LAKE FOREST, Ill. (670 The Score) -- In the postgame locker room last Thursday at Solder Field following the Bears’ third consecutive loss, coach Matt Eberflus offered his players a message of hope and a claim that they’re close to success.
Those words didn’t seem to land with Bears second-year quarterback Justin Fields, who following that 12-7 loss to the Commanders spoke of his frustration with being told they’re "close." The disconnect between Eberflus, Fields and a few key players on the roster was clear.
Sensing Fields' displeasure and his physical and emotional pain following that loss, Eberflus met with him in the aftermath of that game and they looked ahead to what’s to come. They're now focused on leading the Bears through their struggles together.
“You focus on where your feet are right now and try to get better and improve every single rep, every single practice, individually, as a unit and as a football team,” Eberflus said. “You just be here right now and make sure you’re doing a good job of focusing on the fundamentals and techniques of your position.”
The Bears (2-4) have underperformed in Eberflus' first season in Chicago, with Fields and the offense scuffling. The hope was that Eberflus’ culture combined with Fields’ growth could elevate the Bears amid a transitional year. Instead, it appears Chicago is further behind that anticipated.
Understanding that development requires patience, Eberflus' hope is that Fields remains focused on the process rather than the big picture.
“I got to get better at everything,” Fields said. “I haven’t reached my full potential in any aspect of the game of quarterback play.
“I can play better. I’m always going to be like that. I’m a perfectionist, but it’s hard to be perfect.”
Fields has completed 54.8% of his passes for 869 yards, four touchdowns and five interceptions this season. The Bears rank 31st in scoring, 28th in total offense and dead last in passing yardage in the NFL.
A first-time head coach, Eberflus has never been in this particular position before as the leader of a struggling football team. But Eberflus has experienced it alongside his mentor Gary Pinkel, for whom he played for at Toledo and coached under at Missouri.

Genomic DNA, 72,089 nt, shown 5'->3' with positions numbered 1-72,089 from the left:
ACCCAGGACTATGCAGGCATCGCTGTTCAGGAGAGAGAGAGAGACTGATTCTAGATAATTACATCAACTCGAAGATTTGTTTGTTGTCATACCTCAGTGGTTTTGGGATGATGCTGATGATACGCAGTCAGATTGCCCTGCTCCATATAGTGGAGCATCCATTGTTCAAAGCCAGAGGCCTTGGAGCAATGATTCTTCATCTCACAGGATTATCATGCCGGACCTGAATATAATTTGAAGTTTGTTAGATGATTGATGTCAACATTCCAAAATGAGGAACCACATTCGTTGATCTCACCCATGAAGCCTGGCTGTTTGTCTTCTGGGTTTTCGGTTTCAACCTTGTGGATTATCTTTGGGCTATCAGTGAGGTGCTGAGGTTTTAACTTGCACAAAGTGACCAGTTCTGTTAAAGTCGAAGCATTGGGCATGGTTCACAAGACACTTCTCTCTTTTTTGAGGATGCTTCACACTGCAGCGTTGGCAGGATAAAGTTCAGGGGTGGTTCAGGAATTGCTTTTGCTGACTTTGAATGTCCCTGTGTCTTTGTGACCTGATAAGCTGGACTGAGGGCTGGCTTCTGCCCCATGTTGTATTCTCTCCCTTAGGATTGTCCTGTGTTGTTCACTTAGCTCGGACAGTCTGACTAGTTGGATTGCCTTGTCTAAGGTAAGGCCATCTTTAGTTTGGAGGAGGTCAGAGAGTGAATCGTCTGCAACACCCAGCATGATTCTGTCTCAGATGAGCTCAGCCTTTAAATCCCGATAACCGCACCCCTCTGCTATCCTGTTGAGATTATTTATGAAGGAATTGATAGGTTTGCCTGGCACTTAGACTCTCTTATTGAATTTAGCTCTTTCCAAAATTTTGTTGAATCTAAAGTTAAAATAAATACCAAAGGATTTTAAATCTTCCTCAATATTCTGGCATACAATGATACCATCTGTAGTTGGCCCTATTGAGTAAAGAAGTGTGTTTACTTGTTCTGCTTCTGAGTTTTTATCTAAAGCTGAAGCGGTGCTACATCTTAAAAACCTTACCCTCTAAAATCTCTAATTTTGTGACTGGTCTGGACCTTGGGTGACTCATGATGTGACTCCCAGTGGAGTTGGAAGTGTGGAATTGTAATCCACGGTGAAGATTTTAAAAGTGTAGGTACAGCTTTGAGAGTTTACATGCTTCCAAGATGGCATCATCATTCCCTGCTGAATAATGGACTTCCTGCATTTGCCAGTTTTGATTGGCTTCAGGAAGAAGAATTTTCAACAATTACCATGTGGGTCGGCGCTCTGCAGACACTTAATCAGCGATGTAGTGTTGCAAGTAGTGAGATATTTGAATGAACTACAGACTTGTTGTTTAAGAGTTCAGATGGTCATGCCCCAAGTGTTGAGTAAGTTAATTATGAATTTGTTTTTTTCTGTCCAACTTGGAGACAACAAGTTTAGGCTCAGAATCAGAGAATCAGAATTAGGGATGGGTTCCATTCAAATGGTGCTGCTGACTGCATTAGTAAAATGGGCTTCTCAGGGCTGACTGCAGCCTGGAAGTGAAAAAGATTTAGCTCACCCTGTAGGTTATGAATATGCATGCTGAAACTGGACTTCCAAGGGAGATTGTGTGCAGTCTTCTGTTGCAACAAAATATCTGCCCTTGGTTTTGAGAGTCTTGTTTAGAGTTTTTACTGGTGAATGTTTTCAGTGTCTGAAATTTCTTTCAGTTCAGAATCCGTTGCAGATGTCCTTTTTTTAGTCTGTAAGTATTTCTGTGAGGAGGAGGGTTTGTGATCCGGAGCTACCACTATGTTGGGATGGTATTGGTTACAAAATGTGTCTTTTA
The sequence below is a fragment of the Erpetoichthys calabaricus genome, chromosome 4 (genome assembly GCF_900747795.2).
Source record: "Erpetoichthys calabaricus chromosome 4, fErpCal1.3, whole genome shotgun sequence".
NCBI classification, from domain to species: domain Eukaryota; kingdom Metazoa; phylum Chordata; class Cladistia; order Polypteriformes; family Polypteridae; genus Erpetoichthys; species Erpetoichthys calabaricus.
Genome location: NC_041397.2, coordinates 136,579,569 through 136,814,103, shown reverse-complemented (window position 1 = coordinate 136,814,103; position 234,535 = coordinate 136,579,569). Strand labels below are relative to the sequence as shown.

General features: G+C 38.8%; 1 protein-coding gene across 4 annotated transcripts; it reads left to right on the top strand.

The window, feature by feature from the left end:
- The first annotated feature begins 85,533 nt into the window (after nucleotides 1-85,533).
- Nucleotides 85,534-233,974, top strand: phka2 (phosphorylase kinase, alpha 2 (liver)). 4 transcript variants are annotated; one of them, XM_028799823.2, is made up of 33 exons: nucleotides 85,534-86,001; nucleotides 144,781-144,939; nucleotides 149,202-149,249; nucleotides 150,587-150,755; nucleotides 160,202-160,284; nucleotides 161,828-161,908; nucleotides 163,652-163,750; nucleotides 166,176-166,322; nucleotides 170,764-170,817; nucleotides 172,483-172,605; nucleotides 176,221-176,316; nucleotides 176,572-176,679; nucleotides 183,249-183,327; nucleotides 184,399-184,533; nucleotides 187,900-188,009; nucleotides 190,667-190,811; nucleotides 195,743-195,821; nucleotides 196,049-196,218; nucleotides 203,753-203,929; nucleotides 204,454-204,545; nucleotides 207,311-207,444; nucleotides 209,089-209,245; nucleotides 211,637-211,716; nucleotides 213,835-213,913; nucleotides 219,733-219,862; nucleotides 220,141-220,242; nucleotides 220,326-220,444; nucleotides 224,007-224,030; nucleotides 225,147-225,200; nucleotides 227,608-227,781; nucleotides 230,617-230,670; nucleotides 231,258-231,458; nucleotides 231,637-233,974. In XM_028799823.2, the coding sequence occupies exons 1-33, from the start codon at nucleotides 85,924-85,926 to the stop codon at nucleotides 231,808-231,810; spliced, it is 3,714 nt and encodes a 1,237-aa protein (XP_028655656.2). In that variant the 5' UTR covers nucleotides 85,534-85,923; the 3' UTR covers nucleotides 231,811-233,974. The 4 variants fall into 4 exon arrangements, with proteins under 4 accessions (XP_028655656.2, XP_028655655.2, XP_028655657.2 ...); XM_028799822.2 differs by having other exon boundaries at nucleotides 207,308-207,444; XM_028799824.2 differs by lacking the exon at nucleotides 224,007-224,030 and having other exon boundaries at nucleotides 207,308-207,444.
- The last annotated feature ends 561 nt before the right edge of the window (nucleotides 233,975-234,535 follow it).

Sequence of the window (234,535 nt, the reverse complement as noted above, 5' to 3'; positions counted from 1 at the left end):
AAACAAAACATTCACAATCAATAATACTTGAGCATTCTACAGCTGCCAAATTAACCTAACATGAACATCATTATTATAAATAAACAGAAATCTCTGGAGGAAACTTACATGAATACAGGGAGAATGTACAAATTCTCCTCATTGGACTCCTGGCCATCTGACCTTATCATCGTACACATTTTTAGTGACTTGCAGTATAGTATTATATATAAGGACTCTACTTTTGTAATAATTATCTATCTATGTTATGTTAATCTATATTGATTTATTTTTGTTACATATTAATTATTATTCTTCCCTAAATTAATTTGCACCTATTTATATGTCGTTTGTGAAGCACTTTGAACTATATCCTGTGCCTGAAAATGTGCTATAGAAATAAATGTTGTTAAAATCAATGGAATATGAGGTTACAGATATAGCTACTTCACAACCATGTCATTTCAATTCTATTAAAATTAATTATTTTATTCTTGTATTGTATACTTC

Missouri went 9-14 in Pinkel’s first two seasons before going 8-5 during his third year in 2003. The Tigers were 118-73 during Pinkel’s 15 years as coach. Eberflus was his defensive coordinator for those first eight years before joining the NFL ranks.
“It goes back to acquiring players and also coaching your butt off,” Eberflus said of Pinkel’s turnaround. “And keep staying the course. The one thing I learned from Gary is, man, you have to stay the course. What do you stand for? What are your principles? And you better stand on top of those and have your eyes forward all the time.
“He was the same guy every day. Every day. We stood on the principles we believed in and tried to improve individually and collectively as a group.”
The challenge will get more difficult as Chicago looks to break its losing streak. On Monday night, the Bears (2-4) visit a Patriots team that's 3-3 and playing strong football in recent weeks. Beyond that, Chicago faces just one team in its final 11 games – Detroit in two matchups – that currently holds a losing record.
That means there could be more struggles ahead for the Bears. Eberflus and Fields recognize they must lead their group forward and trust that their work will pay off, even if it doesn't feel so close.
“Just got to work harder,” Fields said. “That’s the only thing I know how to do.”
Chris Emma covers the Bears, Chicago’s sports scene and more for 670TheScore.com. Follow him on Twitter @CEmma670.